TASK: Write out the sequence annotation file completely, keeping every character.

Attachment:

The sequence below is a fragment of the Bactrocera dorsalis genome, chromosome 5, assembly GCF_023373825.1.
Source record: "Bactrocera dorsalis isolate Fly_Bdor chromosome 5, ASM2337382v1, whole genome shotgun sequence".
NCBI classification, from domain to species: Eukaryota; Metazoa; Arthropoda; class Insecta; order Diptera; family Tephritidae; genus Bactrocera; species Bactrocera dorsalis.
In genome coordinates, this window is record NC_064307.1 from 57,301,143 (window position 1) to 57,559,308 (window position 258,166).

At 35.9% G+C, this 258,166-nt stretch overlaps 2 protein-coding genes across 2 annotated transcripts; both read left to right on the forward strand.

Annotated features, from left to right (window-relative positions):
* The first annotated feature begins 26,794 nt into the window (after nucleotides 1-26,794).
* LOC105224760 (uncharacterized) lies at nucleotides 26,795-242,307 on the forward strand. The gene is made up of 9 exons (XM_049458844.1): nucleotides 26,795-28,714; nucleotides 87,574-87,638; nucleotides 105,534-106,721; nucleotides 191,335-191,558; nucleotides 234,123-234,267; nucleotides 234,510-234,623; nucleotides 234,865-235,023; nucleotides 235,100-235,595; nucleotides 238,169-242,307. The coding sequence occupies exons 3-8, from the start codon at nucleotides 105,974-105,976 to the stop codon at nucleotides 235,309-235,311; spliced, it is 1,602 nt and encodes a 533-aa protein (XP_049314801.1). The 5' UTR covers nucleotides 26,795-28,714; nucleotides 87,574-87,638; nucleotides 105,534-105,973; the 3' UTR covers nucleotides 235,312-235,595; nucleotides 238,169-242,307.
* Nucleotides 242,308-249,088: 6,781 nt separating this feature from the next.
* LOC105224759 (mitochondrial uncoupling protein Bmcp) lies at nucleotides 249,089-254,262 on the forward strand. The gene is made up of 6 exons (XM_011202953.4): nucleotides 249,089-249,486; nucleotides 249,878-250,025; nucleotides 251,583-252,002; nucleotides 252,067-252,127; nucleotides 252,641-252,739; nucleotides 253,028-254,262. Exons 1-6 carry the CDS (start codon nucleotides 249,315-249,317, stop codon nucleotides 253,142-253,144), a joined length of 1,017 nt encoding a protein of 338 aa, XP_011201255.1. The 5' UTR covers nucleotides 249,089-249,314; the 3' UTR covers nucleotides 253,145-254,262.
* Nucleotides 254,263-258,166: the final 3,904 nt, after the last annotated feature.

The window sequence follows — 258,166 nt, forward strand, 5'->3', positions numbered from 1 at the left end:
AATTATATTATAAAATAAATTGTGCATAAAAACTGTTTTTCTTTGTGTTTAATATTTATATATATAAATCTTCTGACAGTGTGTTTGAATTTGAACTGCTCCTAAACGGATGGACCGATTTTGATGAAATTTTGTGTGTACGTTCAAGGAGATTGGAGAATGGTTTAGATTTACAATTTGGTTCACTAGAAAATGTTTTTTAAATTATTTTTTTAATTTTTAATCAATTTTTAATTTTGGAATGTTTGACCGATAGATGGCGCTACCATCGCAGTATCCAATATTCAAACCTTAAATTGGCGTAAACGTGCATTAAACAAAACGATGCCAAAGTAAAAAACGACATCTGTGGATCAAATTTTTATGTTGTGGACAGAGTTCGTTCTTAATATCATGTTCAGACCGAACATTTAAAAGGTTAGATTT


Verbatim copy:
The sequence below is a fragment of the Bactrocera dorsalis genome, chromosome 5, assembly GCF_023373825.1.
Source record: "Bactrocera dorsalis isolate Fly_Bdor chromosome 5, ASM2337382v1, whole genome shotgun sequence".
NCBI classification, from domain to species: Eukaryota; Metazoa; Arthropoda; class Insecta; order Diptera; family Tephritidae; genus Bactrocera; species Bactrocera dorsalis.
In genome coordinates, this window is record NC_064307.1 from 57,301,143 (window position 1) to 57,559,308 (window position 258,166).

At 35.9% G+C, this 258,166-nt stretch overlaps 2 protein-coding genes across 2 annotated transcripts; both read left to right on the forward strand.

Annotated features, from left to right (window-relative positions):
* The first annotated feature begins 26,794 nt into the window (after nucleotides 1-26,794).
* LOC105224760 (uncharacterized) lies at nucleotides 26,795-242,307 on the forward strand. The gene is made up of 9 exons (XM_049458844.1): nucleotides 26,795-28,714; nucleotides 87,574-87,638; nucleotides 105,534-106,721; nucleotides 191,335-191,558; nucleotides 234,123-234,267; nucleotides 234,510-234,623; nucleotides 234,865-235,023; nucleotides 235,100-235,595; nucleotides 238,169-242,307. The coding sequence occupies exons 3-8, from the start codon at nucleotides 105,974-105,976 to the stop codon at nucleotides 235,309-235,311; spliced, it is 1,602 nt and encodes a 533-aa protein (XP_049314801.1). The 5' UTR covers nucleotides 26,795-28,714; nucleotides 87,574-87,638; nucleotides 105,534-105,973; the 3' UTR covers nucleotides 235,312-235,595; nucleotides 238,169-242,307.
* Nucleotides 242,308-249,088: 6,781 nt separating this feature from the next.
* LOC105224759 (mitochondrial uncoupling protein Bmcp) lies at nucleotides 249,089-254,262 on the forward strand. The gene is made up of 6 exons (XM_011202953.4): nucleotides 249,089-249,486; nucleotides 249,878-250,025; nucleotides 251,583-252,002; nucleotides 252,067-252,127; nucleotides 252,641-252,739; nucleotides 253,028-254,262. Exons 1-6 carry the CDS (start codon nucleotides 249,315-249,317, stop codon nucleotides 253,142-253,144), a joined length of 1,017 nt encoding a protein of 338 aa, XP_011201255.1. The 5' UTR covers nucleotides 249,089-249,314; the 3' UTR covers nucleotides 253,145-254,262.
* Nucleotides 254,263-258,166: the final 3,904 nt, after the last annotated feature.

The window sequence follows — 258,166 nt, forward strand, 5'->3', positions numbered from 1 at the left end:
AATTATATTATAAAATAAATTGTGCATAAAAACTGTTTTTCTTTGTGTTTAATATTTATATATATAAATCTTCTGACAGTGTGTTTGAATTTGAACTGCTCCTAAACGGATGGACCGATTTTGATGAAATTTTGTGTGTACGTTCAAGGAGATTGGAGAATGGTTTAGATTTACAATTTGGTTCACTAGAAAATGTTTTTTAAATTATTTTTTTAATTTTTAATCAATTTTTAATTTTGGAATGTTTGACCGATAGATGGCGCTACCATCGCAGTATCCAATATTCAAACCTTAAATTGGCGTAAACGTGCATTAAACAAAACGATGCCAAAGTAAAAAACGACATCTGTGGATCAAATTTTTATGTTGTGGACAGAGTTCGTTCTTAATATCATGTTCAGACCGAACATTTAAAAGGTTAGATTT